When the battery voltage reaches 4.2V, the LTC4052 turns off the switch for 100ms. If the battery voltage falls below 4.2V during this period, the switch is turned back on for at least 400ms. In this manner, the LTC4052 modulates the duty cycle of the 350mA current source. When this duty cycle falls to 10%, the LTC4052 indicates that the battery is nearly charged by switching the CHRG pin to a weak 40µA pull down. Pulse charging continues until a timer in the LTC4052 stops the charge cycle after three hours, when the CHRG pin goes to a high impedance state. If the battery voltage is pulled below 4.05V due to a load current, the LTC4052 reenters its fast charge mode.
If input power is removed, the LTC4052 isolates the LT1934’s circuitry and reduces battery load to less than 1µA. Diode D3 provides reverse input protection.
The LT1934 regulates its output current by limiting the peak current in L1 to 400mA. The charge current equals the average current in L1, and depends on the input and output voltages, as shown in Figure 6. In addition to these variations, expect approximately ±15% variation in the nominal charge current due to variations in the current limit and switch off time of the LT1934 and the value of L1.
In addition to indicating charge status, the LTC4052 also provides an AC-present flag that indicates that power has been applied to the charger. A similar device, the LTC1730, can be used to provide additional features, including a thermistor interface for monitoring the temperature of the battery and a shutdown pin that can be used to reinitialize the charge cycle timer.
This Li-Ion charger uses only surface mount devices, requires no heat sinks, and its wide input voltage range accepts a variety of power sources including unregulated wall transformers, car batteries and 24V industrial supplies. The charger is completely standalone, requiring no microcontroller coding. On the other hand, its charge status and AC-present pins provide useful information to the user through LEDs or to a microcontroller through a few digital I/O pins, making it simple to integrate into a battery powered system.
Hot Plugging Safely
The small size, robustness and low impedance of ceramic capacitors make them an attractive option for the input bypass capacitor of LT1934 and LT1934-1 circuits. However, these capacitors can cause problems if the LT1934 is plugged into a live supply.1 The low-loss ceramic capacitor combined with stray inductance in series with the power source forms an underdamped tank circuit, and the voltage at the VIN pin of the LT1934 can ring to twice the nominal input voltage, possibly exceeding the LT1934’s rating and damaging the part. If the input supply is poorly controlled or the user will be plugging the LT1934 into an energized supply, the input network should be designed to prevent this overshoot.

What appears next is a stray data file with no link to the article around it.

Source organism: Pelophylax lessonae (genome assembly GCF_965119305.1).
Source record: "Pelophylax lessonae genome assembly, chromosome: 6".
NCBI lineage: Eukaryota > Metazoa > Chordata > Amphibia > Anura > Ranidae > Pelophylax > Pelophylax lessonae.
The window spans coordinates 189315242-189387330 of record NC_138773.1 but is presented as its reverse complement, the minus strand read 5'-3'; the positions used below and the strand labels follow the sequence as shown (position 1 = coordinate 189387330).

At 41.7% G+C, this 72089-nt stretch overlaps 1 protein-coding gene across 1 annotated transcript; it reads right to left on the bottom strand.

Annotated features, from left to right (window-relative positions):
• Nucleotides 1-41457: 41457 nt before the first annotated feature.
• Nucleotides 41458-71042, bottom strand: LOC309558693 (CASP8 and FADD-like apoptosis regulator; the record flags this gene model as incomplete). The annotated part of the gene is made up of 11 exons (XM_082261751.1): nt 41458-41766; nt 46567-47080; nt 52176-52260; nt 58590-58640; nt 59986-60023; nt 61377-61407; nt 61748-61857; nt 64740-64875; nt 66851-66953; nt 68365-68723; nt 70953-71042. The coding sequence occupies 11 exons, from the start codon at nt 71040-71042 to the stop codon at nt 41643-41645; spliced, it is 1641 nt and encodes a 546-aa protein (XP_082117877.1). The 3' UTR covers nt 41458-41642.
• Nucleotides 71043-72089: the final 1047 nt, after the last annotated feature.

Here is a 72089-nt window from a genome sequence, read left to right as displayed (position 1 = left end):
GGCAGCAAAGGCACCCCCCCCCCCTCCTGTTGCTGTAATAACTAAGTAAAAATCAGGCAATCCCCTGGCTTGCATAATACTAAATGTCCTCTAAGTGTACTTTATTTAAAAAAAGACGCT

Figure 7 shows the waveforms that result when an LT1934 circuit is connected to a 24V supply through six feet of 24-gauge twisted pair. The first plot is the response with a 2.2µF ceramic capacitor at the input. The input voltage rings as high as 35V, and the input current peaks at 20A. One method of damping the tank circuit is to add another capacitor with a series resistor to the circuit. In Figure 7b an aluminum electrolytic capacitor has been added. This capacitor’s high equivalent series resistance damps the circuit and eliminates the voltage overshoot. The extra capacitor improves low frequency ripple filtering and can slightly improve the efficiency of the circuit, though it is likely to be the largest component in the circuit. An alternative solution is shown in Figure 7c. A 1Ω resistor is added in series with the input to eliminate the voltage overshoot (it also reduces the peak input current). A 0.1µF capacitor improves high frequency filtering. This solution is smaller and less expensive than the electrolytic capacitor. For high input voltages its impact on efficiency is minor, reducing efficiency less than one half percent for a 5V output at full load operating from 24V.
Voltage overshoot gets worse with reduced input capacitance. Figure 7d shows the hot plug response with a 1µF ceramic input capacitor, with the input ringing above 40V. The LT1934-1 can tolerate a larger input resistance, such as shown in Figure 7e where a 4.7Ω resistor damps the voltage transient and greatly reduces the input current glitch on the 24V supply.
The LT1934’s 34V input range and short circuit robustness make it a great choice for small industrial systems. It delivers up to 300mA output with an all-surface-mount circuit that requires no heat sinks. The integrated power switch, SOT-23 package and high frequency operation result in a very small regulator, requiring less than one square centimeter of PCB area. Efficiency is high over the entire load range, with the 12µA quiescent current extending battery life.
1. See Linear Technology Application Note 88 for a complete discussion.